Throughout history, gardens have mirrored the social, political and religious outlook of the times. While this tour focuses on gardens of the Renaissance and the Baroque periods, there are also horticultural gems scattered around the city dating from Medieval to modern times, from cloistered gardens to sprawling picturesque wonders. Earlier Medieval gardens were primarily cultivating herbs for medicinal or culinary use and have only been preserved in certain Gothic cloisters. Vineyards on the hills around Prague also date back to before Charles IV. But the idea of a large palace garden only emerged in the 1500s with Emperor Ferdinand I, who was particularly keen on the lush Mediterranean gardens inspired by the Italian Renaissance. Ferdinand’s fascinated reaction was to bring classicism north of the Alps, importing a formidable team of Italian gardeners and architects to the capital of Bohemia.
Highlights of the Garden’s Renaissance zeitgeist include the Belvedere summer palace commissioned by Ferdinand I as a present to his wife Queen Anne, although she did not live to see its completion. One of the reliefs depicts Ferdinand gallantly presenting his wife with a flower from the Royal gardens surrounding the palace. Designed by the Italian Paola della Stella, it is often described as the most beautiful renaissance structure outside of Italy. In front of this pleasure palace is a Giardinetto with the so-called Singing Fountain cast in 1564 in bell bronze so that the dropping of water into the bowl causes it to resonate or “sing.” Our walk moves through the Fig House and the Orangery, where figs, almonds, oranges and lemons were grown for the first time in Central Europe. Towards the western end we consider how tulips, a hitherto unknown flower in Europe, were introduced to the Royal gardens as an exotic gift by the Turkish Sultan of Constantinople. The bulbs were later exported throughout Europe, including the Netherlands where they reached extraordinary popularity ultimately causing Tulipomania crash, the tulip bulb speculative bubble of the 1630s!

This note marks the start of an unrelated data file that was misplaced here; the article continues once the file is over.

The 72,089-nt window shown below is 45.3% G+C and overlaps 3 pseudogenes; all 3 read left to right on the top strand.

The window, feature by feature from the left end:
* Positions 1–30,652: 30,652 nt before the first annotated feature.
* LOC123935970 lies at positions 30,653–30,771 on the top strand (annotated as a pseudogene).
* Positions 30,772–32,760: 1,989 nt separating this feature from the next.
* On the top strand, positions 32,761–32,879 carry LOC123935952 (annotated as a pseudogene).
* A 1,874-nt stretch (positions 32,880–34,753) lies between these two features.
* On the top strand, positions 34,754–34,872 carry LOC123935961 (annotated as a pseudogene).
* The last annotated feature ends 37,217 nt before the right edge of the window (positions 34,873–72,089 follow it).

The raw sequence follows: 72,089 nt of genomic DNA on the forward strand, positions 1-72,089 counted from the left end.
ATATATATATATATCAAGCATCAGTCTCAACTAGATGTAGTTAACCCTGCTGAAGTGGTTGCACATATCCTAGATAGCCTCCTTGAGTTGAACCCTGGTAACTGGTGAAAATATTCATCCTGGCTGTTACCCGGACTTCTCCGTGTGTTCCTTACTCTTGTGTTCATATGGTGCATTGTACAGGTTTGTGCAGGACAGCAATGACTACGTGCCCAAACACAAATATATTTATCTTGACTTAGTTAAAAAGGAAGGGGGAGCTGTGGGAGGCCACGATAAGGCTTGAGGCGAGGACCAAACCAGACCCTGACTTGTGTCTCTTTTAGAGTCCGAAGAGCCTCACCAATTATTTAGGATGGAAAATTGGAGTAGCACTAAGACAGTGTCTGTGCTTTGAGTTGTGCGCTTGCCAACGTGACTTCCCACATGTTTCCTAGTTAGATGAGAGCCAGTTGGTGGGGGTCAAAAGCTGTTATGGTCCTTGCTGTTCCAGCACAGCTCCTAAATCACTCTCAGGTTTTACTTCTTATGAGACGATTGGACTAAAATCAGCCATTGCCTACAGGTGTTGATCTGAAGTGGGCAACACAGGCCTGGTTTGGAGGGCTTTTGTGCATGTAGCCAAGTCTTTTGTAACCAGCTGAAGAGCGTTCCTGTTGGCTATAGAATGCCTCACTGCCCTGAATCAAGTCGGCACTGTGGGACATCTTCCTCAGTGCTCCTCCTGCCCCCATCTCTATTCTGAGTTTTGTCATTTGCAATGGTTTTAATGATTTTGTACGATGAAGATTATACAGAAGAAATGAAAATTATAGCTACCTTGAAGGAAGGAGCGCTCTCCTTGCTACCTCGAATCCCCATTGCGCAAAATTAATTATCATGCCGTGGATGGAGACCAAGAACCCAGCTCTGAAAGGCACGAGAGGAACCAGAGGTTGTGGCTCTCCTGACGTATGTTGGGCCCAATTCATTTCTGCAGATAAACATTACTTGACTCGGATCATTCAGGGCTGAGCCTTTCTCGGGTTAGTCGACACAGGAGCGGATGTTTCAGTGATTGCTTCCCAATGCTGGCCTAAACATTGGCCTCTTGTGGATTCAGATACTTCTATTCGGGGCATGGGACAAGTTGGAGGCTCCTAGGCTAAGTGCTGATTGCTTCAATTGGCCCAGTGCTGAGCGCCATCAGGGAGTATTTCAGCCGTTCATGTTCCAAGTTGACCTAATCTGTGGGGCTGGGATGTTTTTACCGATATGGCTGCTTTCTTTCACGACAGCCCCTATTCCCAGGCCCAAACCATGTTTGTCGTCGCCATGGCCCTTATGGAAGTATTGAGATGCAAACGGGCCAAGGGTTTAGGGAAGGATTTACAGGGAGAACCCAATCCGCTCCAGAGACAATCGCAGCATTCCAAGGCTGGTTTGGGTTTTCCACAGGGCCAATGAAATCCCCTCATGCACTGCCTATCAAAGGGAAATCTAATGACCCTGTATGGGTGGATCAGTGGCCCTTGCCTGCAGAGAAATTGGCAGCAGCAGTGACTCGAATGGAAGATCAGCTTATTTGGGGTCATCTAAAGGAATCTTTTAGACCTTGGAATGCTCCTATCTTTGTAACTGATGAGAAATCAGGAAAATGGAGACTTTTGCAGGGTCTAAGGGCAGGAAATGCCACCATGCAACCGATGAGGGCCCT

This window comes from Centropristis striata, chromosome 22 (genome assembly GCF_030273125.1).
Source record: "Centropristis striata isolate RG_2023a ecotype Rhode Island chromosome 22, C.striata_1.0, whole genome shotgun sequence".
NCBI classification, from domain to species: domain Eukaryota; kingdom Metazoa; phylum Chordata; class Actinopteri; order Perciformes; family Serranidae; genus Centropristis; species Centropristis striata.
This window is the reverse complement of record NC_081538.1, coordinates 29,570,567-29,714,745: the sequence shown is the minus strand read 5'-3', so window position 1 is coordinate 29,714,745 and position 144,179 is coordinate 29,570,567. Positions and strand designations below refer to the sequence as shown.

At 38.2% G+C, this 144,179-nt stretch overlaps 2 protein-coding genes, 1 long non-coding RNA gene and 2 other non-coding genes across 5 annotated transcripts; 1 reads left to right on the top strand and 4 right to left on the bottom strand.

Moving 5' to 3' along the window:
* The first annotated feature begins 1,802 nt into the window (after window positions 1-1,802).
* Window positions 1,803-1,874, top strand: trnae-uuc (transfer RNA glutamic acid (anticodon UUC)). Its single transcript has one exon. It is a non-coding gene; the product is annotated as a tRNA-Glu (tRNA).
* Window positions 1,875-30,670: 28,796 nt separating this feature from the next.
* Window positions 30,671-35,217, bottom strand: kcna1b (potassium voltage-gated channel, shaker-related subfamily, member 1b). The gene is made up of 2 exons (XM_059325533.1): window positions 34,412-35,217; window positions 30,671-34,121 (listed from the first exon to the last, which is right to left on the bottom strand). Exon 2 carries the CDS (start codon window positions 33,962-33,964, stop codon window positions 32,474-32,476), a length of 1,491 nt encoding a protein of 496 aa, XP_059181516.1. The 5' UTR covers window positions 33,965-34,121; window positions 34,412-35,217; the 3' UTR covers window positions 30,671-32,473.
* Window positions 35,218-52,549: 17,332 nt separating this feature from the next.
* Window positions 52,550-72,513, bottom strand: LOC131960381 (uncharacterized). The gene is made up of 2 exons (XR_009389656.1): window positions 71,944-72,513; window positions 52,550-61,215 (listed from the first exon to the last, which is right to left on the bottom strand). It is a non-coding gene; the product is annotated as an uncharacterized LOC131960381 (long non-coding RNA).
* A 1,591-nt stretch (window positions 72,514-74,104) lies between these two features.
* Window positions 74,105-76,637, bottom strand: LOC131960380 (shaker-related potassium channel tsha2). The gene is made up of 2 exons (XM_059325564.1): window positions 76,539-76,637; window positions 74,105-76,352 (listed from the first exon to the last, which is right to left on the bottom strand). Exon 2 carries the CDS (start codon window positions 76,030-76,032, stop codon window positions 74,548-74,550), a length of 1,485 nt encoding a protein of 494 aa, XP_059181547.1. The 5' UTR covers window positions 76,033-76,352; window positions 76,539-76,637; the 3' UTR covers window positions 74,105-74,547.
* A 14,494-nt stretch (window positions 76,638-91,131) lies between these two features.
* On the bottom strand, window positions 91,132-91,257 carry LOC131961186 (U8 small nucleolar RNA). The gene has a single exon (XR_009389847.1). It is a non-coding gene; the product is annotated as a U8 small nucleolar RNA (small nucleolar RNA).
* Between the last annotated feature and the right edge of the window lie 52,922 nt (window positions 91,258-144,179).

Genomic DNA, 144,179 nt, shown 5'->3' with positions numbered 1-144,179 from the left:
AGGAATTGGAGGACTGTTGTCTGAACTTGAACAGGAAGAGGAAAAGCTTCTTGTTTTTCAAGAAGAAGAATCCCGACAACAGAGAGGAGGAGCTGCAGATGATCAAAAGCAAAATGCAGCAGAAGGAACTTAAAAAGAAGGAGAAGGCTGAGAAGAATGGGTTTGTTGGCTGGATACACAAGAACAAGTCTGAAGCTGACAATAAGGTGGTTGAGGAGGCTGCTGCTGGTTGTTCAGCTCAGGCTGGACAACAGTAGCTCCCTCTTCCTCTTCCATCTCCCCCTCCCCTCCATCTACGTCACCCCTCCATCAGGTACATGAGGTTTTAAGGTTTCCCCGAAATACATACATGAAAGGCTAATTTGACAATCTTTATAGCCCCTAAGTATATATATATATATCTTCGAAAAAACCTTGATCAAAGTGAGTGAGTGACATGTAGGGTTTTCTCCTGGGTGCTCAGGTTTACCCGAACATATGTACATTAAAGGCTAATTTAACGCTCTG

We admire the stag moat, before crossing through the castle courtyards and descending the Bull Stairs to the South Gardens. After visiting a few of the sites in the Garden of Paradise and the Garden on the Bulwark, we will walk down the hill through a collection of lovely terraced gardens below the castle. At the bottom of the hill is the breathtaking and grand Wallenstein Garden, with its albino peacocks, mannerist statues, grotto wall and mythical fountains. Here, we learn not only of the transition from Renaissance classicism to Baroque philosophies, but also of the dramatic life of the garden’s commissioner, Albrecht von Wallenstein, who rose meteorically to prominence as the Supreme Commander of the armies of the Hapsburg Empire, only to be assassinated by his wary emperor for the political power he amassed from his victories in the Thirty Year’s War.
As a graceful conclusion, we help you to encounter the Vrtba Garden, a hidden gem of a Baroque walled garden from 1720 in Lesser Town (Mala Strana), rarely seen by visitors to Prague even though it provides a luminous glimpse into life of nobility in the 18th century and the aesthetics of Baroque landscaping. When you climb to the very top courtyard with its marine-themed grotto, you are also rewarded by beautiful vistas of Prague’s cityscape.